The growth in the market is expected to continue. Wells Fargo and Bloomberg estimate that e-cigarette sales will surpass traditional cigarettes within the next decade. The U.S. tobacco industry is a $90 billion industry. The most optimistic scenario puts the U.S. e-cigarette market at over $80 billion in 10 years, representing a 47% compound annual growth rate and a global opportunity for $300 billion in 10 years.
Even more conservative estimates are rosy. Assuming no-growth in the overall tobacco market size and 50% cannibalization of tobacco cigarettes sales, e-cigarette sales could reach $45 billion in 10 years, representing almost 40% growth per year. Using a more conservative estimate that e-cigs would take 25% of total traditional cigarette sales, the e-cigarette industry could reach $20 billion over the next decade, or a compound annual growth rate of over 30% per year for the next decade.
The Centers for Disease Control and Prevention found that in 2011, nearly one in five adult cigarette smokers tried e-cigarettes. That number is up 10% from 2010. Currently, about 6% of all adults have tried vapor smoking, nearly double the estimate in 2010. The growing adoption of e-cigarettes is driven by a number of trends including legality, social acceptability, health reasons, cost effectiveness, increased awareness and increased variety.
While tobacco cigarettes are banned in public places across the nation, e-cigarettes are not as strictly regulated. Smoking is banned indoors through much of the country now. And some cities, such as New York, Chicago and Long Beach, prohibit e-cigarettes in the same ways they do traditional cigarettes. But overall e-cigarettes can still be used indoors in the vast majority of cities. This creates significant demand for e-cigarettes, particularly in cold-weather locations. Smokers can get their nicotine fix indoors without having to deal with the harsh weather conditions.
E-cigarettes seem to be more socially acceptable than traditional cigarettes, too. For many, the unacceptable part of traditional cigarettes is the smoke and the smell. Unlike traditional cigarettes, e-cigarettes do not produce smoke. This leads to a lower level of intrusion and a higher level of social acceptance. This is confirmed by the 2014 American E-Cigarette Etiquette Survey conducted by Harris Interactive: nearly 63% of Americans say they would not be bothered by someone using an e-cig in close proximity.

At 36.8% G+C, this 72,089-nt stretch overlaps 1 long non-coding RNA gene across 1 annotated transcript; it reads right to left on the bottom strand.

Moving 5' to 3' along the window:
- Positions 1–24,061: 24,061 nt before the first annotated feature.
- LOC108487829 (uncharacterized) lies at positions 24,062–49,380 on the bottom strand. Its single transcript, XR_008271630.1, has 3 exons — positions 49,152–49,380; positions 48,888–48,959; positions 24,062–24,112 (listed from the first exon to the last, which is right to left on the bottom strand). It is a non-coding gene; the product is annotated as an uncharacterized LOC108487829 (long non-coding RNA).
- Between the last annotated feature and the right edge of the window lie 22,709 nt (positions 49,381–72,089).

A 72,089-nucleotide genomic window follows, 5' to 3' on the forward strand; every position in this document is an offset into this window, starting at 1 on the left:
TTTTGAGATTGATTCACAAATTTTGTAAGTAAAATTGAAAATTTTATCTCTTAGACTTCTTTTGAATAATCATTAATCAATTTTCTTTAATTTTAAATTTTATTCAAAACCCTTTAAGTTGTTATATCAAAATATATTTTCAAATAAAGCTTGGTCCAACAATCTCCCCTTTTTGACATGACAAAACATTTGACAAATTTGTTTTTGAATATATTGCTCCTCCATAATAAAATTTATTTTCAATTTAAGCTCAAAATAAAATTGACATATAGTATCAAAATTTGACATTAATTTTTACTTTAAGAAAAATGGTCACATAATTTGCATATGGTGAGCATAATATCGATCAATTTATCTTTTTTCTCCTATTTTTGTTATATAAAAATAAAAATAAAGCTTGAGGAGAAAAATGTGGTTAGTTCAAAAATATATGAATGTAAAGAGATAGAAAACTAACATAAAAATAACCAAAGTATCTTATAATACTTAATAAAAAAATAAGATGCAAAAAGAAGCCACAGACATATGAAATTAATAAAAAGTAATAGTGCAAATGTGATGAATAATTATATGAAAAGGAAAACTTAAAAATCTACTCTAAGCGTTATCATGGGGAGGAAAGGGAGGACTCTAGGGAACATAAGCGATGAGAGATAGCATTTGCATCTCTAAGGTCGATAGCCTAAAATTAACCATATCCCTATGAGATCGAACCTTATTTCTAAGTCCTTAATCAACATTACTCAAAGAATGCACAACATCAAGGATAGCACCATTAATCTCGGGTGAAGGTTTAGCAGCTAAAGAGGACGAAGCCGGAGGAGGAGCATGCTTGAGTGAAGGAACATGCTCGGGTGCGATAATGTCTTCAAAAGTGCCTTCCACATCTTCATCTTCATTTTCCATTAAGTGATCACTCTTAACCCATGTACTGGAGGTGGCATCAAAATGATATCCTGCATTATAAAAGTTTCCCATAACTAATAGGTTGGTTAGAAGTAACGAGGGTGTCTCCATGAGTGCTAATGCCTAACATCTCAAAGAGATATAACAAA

At first glance, e-cigarettes seem to be less of a health risk than traditional cigarettes. With traditional cigarettes, smokers are inhaling a number of additives that cause cancer, including tar, benzenes, formaldehyde, arsenic, ammonia and carbon monoxide.
Nicotine itself does not cause cancer. It is a stimulant similar to caffeine. Stimulants increase your heart rate, speeds up other bodily functions and constrict blood vessels. Both are highly addictive and can cause severe withdrawal symptoms, making it difficult to quit.
E-cigarettes may be more effective then patches or gum at helping smokers stop quitting, as they replicate the process of smoking. The act of smoking becomes almost as addictive as nicotine, with some estimating 60 to 70% of the addiction is the process of placing a cigarette to your lips. The patch carries other disadvantages, like potential visibility, side effects and inability of the user to control the dosage.
A study conducted by the National Institute for Health Innovation at the University of Auckland showed the percentage of people who quit smoking was higher with e-cigarettes than nicotine patches and placebo, at 7.3%, 5.8% and 4.1%, respectively. The study also showed relapsed e-cigarette users smoked less. Of the volunteers in the e-cigarette group, 57% halved their daily cigarette use by the end of the six months, compared with 41% in the nicotine patch group and 45% in the placebo group. According to a 2011 report from the Centers for Disease Control, 68.9% of adult smokers wanted to quit smoking and 42.7% made an attempt to quit. The total market for smoking cessation products such as nicotine patches and gum was estimated at $835 million.